Youth Rape Case Shows System is Flawed
Wednesday 21 Aug 2002 Dr Muriel Newman Press Releases -- Crime & Justice -- Zero Tolerance for Crime
The case of four Hawkes Bay youths who cannot be held accountable for raping and molesting a primary school-aged girl
shows why the Government must review laws affecting young people, ACT Police Spokesman Dr Muriel Newman said today.
"Police are hamstrung and unable to do anything with the four teenagers who have admitted raping a girl for two years
from when she was aged just six.
"The legal system is completely inadequate to deal with young serious offenders.
"These rapists have quite possibly ruined a young girl's life, yet all they face is a family group conference. That is
a slap over the wrist in response to a despicable crime that society will not tolerate.
"Our police officers have been prevented from dealing with serious young offenders. New Zealand has no effective
correctional facilities available for them.
"The Justice Minister's over-hyped youth justice "strategy" is proven today to be inadequate. ACT New Zealand says this
· Impose adult sentences for adult crimes, ensuring young people serve their sentences in facilities separate from
· Create a single agency (preferably the Police) and give it the responsibility and the full resources, rights and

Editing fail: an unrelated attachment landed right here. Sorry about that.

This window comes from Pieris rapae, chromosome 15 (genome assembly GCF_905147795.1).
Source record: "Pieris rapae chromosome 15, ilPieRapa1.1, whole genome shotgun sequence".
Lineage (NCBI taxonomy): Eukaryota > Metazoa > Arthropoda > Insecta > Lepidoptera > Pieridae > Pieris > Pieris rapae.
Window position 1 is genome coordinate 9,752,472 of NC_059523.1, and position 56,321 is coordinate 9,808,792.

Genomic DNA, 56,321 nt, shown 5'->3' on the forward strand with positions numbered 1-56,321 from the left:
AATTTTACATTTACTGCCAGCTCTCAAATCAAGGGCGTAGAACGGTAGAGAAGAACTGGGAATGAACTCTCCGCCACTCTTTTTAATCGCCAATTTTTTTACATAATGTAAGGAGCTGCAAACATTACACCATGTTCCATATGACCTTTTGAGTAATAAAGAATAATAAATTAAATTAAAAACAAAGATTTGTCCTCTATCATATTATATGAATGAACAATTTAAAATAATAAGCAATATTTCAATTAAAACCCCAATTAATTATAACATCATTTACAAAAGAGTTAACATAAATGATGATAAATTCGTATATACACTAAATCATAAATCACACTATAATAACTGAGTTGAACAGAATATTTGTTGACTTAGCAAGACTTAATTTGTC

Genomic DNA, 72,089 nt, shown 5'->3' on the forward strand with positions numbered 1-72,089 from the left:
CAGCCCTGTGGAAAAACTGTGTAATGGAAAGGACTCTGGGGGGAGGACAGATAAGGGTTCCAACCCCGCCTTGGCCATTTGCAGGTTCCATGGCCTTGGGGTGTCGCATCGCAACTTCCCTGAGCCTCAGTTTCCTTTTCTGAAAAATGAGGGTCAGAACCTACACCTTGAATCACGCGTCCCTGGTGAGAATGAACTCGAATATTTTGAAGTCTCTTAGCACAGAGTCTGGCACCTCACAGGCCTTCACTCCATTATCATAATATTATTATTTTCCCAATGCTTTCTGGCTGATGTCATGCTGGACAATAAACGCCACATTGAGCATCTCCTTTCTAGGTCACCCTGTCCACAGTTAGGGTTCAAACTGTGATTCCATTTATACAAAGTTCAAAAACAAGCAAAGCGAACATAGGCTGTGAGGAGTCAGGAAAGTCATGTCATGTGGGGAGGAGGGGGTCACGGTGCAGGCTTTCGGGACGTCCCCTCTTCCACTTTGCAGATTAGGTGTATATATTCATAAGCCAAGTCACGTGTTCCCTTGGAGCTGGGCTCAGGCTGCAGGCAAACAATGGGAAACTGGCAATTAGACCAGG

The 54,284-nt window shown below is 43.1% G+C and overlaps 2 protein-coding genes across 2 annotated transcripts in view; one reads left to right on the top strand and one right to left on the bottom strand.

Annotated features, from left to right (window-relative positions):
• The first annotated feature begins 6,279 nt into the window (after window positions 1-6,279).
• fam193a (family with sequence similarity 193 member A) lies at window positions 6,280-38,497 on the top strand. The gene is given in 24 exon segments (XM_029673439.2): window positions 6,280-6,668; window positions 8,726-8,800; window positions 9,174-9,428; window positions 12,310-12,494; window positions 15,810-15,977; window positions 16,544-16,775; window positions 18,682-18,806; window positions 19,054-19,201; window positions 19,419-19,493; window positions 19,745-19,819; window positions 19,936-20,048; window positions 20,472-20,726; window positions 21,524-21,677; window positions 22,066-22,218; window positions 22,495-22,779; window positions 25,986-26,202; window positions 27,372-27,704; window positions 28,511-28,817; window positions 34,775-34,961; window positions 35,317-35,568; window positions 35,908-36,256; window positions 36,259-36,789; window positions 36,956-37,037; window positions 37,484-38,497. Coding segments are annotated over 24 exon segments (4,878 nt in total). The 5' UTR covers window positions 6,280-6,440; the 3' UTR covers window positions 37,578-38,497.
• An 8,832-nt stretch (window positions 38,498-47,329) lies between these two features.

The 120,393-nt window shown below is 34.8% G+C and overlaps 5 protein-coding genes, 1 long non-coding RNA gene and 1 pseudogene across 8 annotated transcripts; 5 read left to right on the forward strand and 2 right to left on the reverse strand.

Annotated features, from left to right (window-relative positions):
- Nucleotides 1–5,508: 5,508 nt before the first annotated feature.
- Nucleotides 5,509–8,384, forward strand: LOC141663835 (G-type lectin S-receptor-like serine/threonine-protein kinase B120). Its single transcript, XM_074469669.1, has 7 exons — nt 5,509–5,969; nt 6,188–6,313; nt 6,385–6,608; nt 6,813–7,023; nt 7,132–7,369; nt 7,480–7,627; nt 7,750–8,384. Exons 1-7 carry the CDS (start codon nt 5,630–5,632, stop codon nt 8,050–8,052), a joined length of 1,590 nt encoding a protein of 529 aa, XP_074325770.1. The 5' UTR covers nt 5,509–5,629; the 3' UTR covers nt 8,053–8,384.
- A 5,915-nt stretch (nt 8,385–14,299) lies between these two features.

powers for ensuring orders in respect of child offenders are carried out.
· Limit Family Group Conferencing to only first and second offenders who have responsible family members, but end it as
routine for habitual offenders.
· Drop the age for criminal responsibility to ten for homicide (like the UK) and serious assaults, and to age 12 for
all other offences.
· End name and record suppression for guilty young people and their families, and open up closed courts.
· Abolish the Youth Court and end Family Court involvement in crime
"These rapists must be held to account for their actions. As a "punishment", a family group conference is an insult to
the victim and her family," Dr Newman said.
For more information visit ACT online at http://www.act.org.nz or contact the ACT Parliamentary Office at